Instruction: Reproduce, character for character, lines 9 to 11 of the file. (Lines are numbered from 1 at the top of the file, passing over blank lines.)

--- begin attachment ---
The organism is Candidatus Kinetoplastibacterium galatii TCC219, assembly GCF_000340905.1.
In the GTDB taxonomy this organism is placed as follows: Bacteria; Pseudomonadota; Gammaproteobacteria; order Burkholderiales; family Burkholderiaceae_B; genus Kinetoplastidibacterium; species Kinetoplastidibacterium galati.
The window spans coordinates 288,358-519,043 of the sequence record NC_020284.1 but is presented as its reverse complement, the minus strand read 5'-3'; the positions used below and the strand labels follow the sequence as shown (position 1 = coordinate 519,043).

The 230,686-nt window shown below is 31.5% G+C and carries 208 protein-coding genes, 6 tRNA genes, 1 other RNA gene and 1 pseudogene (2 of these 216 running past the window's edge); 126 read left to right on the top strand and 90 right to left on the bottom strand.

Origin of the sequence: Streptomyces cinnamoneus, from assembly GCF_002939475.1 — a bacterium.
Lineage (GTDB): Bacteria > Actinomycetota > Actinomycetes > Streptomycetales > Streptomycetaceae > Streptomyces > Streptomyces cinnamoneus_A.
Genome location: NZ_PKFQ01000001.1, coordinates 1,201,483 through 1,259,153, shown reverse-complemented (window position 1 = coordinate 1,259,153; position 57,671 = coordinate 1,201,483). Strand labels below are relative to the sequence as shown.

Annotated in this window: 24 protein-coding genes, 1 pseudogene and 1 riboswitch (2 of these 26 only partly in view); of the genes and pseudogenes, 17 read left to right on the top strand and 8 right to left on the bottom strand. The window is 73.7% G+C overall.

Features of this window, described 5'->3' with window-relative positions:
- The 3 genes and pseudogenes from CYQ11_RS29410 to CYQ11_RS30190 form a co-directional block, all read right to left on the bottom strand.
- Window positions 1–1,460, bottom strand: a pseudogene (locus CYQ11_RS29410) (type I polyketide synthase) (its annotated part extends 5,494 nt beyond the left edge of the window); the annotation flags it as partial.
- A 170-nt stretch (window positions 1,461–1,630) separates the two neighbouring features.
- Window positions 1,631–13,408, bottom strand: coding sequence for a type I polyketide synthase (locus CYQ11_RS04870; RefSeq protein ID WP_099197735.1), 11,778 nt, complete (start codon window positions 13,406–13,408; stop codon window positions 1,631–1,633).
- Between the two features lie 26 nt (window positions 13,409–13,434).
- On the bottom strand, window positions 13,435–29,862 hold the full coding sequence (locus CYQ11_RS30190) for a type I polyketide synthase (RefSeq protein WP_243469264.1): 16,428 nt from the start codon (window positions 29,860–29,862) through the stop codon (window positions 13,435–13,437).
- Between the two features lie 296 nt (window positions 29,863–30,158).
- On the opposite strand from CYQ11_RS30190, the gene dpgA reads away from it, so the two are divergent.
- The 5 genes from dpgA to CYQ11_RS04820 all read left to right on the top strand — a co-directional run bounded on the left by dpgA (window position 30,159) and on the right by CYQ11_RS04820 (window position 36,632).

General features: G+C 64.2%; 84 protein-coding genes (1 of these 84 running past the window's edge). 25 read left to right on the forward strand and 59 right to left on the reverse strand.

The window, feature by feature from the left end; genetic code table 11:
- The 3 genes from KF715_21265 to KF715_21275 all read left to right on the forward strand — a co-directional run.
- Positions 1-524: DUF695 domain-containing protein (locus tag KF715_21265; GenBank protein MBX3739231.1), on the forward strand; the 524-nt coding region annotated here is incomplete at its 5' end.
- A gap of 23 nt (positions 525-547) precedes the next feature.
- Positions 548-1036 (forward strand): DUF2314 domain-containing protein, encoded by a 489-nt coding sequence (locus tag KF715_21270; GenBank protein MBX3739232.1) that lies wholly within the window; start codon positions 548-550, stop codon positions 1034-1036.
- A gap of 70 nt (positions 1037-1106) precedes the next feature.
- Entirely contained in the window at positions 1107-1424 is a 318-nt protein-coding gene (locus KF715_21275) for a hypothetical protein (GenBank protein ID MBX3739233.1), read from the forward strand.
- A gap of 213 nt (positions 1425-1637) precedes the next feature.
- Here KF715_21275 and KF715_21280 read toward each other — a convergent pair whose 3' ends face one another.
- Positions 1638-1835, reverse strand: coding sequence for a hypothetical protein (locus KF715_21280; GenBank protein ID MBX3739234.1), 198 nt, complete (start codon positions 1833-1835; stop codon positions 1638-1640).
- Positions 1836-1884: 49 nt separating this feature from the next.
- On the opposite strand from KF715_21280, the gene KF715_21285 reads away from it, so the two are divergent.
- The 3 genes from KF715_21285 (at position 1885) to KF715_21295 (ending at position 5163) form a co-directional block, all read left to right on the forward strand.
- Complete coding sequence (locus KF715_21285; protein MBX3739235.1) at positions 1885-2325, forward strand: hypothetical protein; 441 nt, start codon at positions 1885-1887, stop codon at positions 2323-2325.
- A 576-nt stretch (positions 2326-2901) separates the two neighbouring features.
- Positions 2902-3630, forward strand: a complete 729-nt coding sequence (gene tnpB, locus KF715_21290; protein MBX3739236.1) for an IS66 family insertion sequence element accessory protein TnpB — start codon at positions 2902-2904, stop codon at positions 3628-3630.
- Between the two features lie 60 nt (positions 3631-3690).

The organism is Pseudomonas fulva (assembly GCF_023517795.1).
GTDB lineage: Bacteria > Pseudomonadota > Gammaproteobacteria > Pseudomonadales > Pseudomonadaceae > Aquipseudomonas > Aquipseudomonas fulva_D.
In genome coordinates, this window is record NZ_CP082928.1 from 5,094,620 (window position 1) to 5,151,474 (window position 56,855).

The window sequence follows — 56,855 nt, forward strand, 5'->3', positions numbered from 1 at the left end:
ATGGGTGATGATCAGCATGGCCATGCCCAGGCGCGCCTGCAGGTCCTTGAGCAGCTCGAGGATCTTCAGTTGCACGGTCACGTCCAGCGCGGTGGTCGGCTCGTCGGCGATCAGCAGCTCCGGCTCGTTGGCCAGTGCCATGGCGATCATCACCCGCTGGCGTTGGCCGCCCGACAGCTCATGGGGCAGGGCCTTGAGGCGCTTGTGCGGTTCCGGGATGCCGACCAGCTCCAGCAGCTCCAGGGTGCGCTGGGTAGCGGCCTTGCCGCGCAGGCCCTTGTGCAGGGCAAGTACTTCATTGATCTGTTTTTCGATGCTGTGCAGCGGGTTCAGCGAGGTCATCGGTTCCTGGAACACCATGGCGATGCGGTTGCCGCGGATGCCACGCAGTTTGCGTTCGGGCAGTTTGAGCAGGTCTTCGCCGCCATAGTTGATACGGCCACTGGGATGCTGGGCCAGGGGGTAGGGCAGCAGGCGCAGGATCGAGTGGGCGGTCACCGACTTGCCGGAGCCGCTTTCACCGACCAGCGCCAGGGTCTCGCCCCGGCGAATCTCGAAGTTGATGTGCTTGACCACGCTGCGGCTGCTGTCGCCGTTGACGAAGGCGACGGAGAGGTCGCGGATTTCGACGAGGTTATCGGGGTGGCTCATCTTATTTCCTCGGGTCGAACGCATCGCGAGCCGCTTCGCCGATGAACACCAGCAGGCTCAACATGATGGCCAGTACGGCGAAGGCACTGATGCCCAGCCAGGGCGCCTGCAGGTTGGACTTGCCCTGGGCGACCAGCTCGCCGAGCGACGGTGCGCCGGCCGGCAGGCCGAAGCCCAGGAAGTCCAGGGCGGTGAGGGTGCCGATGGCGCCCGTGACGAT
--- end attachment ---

Features of this window, described 5'->3' with window-relative positions:
- The 3 genes and pseudogenes from CYQ11_RS29410 to CYQ11_RS30190 form a co-directional block, all read right to left on the bottom strand.
- Window positions 1–1,460, bottom strand: a pseudogene (locus CYQ11_RS29410) (type I polyketide synthase) (its annotated part extends 5,494 nt beyond the left edge of the window); the annotation flags it as partial.